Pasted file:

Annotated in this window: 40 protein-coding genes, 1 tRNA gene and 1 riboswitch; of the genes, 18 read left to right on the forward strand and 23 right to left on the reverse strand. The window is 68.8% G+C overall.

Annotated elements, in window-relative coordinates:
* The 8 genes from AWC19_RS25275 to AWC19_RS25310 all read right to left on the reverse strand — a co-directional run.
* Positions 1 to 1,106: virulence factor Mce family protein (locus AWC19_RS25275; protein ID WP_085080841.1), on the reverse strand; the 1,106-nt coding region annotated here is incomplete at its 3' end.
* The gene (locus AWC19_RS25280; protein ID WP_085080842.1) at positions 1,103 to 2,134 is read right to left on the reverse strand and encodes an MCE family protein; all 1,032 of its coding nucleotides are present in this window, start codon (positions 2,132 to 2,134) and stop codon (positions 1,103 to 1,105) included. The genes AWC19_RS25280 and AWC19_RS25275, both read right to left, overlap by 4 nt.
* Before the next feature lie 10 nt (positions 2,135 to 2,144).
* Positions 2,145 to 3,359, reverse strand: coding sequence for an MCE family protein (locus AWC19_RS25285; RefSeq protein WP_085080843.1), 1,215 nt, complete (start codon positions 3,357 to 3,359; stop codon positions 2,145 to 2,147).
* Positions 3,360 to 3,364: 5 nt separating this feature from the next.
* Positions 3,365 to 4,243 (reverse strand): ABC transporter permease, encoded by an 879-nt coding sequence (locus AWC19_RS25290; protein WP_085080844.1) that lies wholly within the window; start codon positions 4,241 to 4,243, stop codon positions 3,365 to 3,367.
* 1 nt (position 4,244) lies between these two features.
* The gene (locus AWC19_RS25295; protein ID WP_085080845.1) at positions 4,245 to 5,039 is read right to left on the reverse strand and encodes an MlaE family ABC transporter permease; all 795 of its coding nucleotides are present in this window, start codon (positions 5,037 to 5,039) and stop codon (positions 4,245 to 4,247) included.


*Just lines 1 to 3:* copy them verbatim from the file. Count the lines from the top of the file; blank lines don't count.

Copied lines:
Annotated in this window: 40 protein-coding genes, 1 tRNA gene and 1 riboswitch; of the genes, 18 read left to right on the forward strand and 23 right to left on the reverse strand. The window is 68.8% G+C overall.

Annotated elements, in window-relative coordinates:
* The 8 genes from AWC19_RS25275 to AWC19_RS25310 all read right to left on the reverse strand — a co-directional run.